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List of UNESCO World Heritage Sites in Pakistan

List of UNESCO World Heritage Sites in Pakistan

By Noor Tariq 

We hear of many ancient places that once existed but are no longer present for us to see anymore, since they were not preserved properly earlier. Sadly, they only live in writing now. 

However, the United Nations Educational, Scientific and Cultural Organisation (UNESCO) World Heritage Sites is on a mission to preserve places which are of utmost significance to the cultural and natural heritage of humanity.

 

Pakistan is home to six sites that have been included in this list:

 

Rohtas Fort, 1997 

Located near the city of Jhelum, this fort was built by Sher Shah Suri after he faced defeat at the hands of Mughal Emperor Humayun in 1541. The structure of this fort is extremely strong, which is the main reason why it has been able to withstand several extreme weather conditions. The fort occupies 70-hectares of land and is bordered by 12 gateways and 68 bastions. 

 

Archaeological Ruins at Moenjodaro,1980

Situated in the Indus Valley, the ruins of the city of Mohenjo Daro is the most well preserved urban settlement of South Asia. The city was completely made of unbaked bricks. The city consisted of efficient sewerage systems, public baths, a college of priests, wells and much more, which is evidence that the citizens enjoyed cultural, social and economic welfare here.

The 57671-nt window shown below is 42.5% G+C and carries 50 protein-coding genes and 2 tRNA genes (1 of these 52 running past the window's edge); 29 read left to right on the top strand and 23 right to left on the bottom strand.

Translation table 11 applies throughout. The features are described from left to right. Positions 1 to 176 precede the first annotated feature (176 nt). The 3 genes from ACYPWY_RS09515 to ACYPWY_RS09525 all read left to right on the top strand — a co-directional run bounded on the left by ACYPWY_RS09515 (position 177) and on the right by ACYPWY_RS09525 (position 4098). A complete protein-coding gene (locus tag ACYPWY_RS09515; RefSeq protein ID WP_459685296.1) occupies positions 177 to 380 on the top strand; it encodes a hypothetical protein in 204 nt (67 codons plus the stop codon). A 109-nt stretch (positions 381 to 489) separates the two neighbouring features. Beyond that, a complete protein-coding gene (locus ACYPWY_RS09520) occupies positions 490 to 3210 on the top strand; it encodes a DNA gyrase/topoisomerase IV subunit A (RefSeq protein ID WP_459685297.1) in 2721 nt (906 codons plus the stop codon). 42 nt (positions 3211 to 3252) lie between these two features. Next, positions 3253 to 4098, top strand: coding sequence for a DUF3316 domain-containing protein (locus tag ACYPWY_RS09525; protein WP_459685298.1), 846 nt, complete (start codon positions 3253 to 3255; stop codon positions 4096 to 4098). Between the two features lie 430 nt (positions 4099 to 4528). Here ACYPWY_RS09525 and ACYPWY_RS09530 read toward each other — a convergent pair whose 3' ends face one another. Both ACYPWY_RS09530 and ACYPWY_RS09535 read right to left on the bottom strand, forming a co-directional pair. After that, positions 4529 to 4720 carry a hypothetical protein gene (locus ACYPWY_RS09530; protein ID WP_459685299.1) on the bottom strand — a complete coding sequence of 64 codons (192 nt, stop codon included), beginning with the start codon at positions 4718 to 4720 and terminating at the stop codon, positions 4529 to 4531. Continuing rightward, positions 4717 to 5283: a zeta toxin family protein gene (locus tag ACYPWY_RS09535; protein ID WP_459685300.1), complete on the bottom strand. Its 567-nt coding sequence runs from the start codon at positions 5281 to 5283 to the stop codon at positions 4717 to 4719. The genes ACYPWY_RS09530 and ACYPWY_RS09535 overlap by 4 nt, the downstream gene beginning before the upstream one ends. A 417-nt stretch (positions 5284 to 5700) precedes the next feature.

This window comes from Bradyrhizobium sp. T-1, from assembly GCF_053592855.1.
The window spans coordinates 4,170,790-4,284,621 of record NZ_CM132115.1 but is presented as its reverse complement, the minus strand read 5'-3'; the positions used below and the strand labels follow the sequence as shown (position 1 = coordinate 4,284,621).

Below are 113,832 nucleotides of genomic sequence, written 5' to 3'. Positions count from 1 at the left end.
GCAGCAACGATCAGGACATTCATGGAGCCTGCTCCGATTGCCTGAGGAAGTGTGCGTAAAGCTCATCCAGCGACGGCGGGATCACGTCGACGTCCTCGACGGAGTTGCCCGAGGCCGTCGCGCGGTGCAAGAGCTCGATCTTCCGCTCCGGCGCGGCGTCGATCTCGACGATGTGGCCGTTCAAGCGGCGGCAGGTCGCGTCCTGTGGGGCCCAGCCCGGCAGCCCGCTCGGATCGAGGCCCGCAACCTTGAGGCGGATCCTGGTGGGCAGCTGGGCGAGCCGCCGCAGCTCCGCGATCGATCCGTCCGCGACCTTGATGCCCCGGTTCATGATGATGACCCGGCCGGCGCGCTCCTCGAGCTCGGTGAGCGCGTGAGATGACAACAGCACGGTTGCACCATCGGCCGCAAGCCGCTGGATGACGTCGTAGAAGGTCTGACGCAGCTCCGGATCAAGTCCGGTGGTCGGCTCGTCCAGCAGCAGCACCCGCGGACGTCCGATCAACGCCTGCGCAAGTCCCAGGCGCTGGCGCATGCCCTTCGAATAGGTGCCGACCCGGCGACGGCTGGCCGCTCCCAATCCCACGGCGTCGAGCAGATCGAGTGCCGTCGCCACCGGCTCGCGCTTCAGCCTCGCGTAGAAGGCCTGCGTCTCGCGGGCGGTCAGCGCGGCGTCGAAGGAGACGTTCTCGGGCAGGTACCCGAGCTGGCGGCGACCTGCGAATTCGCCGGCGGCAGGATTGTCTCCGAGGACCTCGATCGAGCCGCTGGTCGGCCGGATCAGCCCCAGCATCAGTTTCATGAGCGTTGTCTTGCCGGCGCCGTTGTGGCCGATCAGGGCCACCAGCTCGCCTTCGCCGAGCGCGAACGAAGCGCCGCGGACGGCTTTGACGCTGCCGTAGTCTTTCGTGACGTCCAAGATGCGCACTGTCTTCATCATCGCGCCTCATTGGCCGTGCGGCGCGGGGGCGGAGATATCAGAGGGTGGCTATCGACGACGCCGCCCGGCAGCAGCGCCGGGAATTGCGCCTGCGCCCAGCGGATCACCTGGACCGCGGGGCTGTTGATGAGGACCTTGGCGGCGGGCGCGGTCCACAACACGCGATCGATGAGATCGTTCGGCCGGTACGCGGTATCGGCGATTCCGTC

Taxila, 1980

Taxila, a city located on the Indus in Punjab was a vital place of learning for the Buddhists back in the day. It’s development is influenced by Persia, Central Asia and Greece. Remains of a mosque, madrassa, and Buddhist monasteries can be found here, along with an old cave and four important settlements; Saraikala, Bhir, Sirkap and Sirsukh. Each one of these settlements have a history and significance of their own. 

 

Buddhist Ruins of Takht-i-Bahi and Remains at Sahr-i-Bahlol, 1980

This complex is another significant Buddhist site found in Pakistan. It is built on the top of a tall hill, which has made it possible for this complex to withstand many invasions and for it to be preserved in a very good condition. The remains of Sahr-i-Bahlol, a small protected city are also situated close by. 

The remains include a few stupas, conference halls, some protected buildings and much more. 

 

Ancient Monuments at , Thatta, 1981 

Makli was the capital of three successive ancestries, and was later ruled by Mughal Emperors of Delhi. It is a glimpse of what the old civilisations in Sindh looked and felt like. The large burial ground of Makli consists of various tombs, and, provides home to many ancient kings, queens, scholars, philosophers and governors. The structures present here are a mix of local and foreign architectural styles. 

 

Fort and Shalamar Gardens in Lahore, 1981

Present in current-day-Lahore, both the Fort and the Gardens were built back in the time of the Mughals. The fort shelters palaces and mosques of marble, whereas the gardens built on three terraces, consist of waterfalls and huge aesthetic ponds. These structures are known to encapsulate the exact aura of the Mughal art.

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